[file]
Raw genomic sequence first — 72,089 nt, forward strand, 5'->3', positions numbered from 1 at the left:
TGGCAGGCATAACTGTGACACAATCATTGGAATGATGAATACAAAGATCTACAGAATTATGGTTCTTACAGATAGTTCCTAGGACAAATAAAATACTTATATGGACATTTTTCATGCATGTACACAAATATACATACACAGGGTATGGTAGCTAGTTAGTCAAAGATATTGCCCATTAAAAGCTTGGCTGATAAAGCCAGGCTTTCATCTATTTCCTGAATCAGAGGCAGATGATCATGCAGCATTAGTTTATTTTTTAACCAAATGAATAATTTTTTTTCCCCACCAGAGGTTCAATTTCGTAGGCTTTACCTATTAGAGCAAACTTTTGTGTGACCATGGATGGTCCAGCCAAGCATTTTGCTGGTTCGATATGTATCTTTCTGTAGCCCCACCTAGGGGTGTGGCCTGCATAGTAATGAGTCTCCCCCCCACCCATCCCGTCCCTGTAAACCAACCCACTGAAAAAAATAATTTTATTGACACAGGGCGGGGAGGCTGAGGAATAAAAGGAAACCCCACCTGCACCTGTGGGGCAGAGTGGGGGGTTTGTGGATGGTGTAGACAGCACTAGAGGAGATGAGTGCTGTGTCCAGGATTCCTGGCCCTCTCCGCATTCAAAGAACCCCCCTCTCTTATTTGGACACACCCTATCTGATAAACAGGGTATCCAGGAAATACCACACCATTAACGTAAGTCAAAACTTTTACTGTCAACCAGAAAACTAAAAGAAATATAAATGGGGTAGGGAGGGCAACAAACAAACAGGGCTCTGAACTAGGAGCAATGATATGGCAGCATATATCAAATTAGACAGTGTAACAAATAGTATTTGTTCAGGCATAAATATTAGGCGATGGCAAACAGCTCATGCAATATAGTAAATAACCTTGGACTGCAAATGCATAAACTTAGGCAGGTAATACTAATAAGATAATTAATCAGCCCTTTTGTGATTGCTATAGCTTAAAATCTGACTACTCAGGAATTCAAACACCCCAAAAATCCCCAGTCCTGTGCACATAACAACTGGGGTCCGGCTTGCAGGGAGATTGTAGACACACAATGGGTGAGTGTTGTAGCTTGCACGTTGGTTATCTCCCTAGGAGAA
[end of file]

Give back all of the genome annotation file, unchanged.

Raw genomic sequence first — 72,089 nt, forward strand, 5'->3', positions numbered from 1 at the left:
TGGCAGGCATAACTGTGACACAATCATTGGAATGATGAATACAAAGATCTACAGAATTATGGTTCTTACAGATAGTTCCTAGGACAAATAAAATACTTATATGGACATTTTTCATGCATGTACACAAATATACATACACAGGGTATGGTAGCTAGTTAGTCAAAGATATTGCCCATTAAAAGCTTGGCTGATAAAGCCAGGCTTTCATCTATTTCCTGAATCAGAGGCAGATGATCATGCAGCATTAGTTTATTTTTTAACCAAATGAATAATTTTTTTTCCCCACCAGAGGTTCAATTTCGTAGGCTTTACCTATTAGAGCAAACTTTTGTGTGACCATGGATGGTCCAGCCAAGCATTTTGCTGGTTCGATATGTATCTTTCTGTAGCCCCACCTAGGGGTGTGGCCTGCATAGTAATGAGTCTCCCCCCCACCCATCCCGTCCCTGTAAACCAACCCACTGAAAAAAATAATTTTATTGACACAGGGCGGGGAGGCTGAGGAATAAAAGGAAACCCCACCTGCACCTGTGGGGCAGAGTGGGGGGTTTGTGGATGGTGTAGACAGCACTAGAGGAGATGAGTGCTGTGTCCAGGATTCCTGGCCCTCTCCGCATTCAAAGAACCCCCCTCTCTTATTTGGACACACCCTATCTGATAAACAGGGTATCCAGGAAATACCACACCATTAACGTAAGTCAAAACTTTTACTGTCAACCAGAAAACTAAAAGAAATATAAATGGGGTAGGGAGGGCAACAAACAAACAGGGCTCTGAACTAGGAGCAATGATATGGCAGCATATATCAAATTAGACAGTGTAACAAATAGTATTTGTTCAGGCATAAATATTAGGCGATGGCAAACAGCTCATGCAATATAGTAAATAACCTTGGACTGCAAATGCATAAACTTAGGCAGGTAATACTAATAAGATAATTAATCAGCCCTTTTGTGATTGCTATAGCTTAAAATCTGACTACTCAGGAATTCAAACACCCCAAAAATCCCCAGTCCTGTGCACATAACAACTGGGGTCCGGCTTGCAGGGAGATTGTAGACACACAATGGGTGAGTGTTGTAGCTTGCACGTTGGTTATCTCCCTAGGAGAA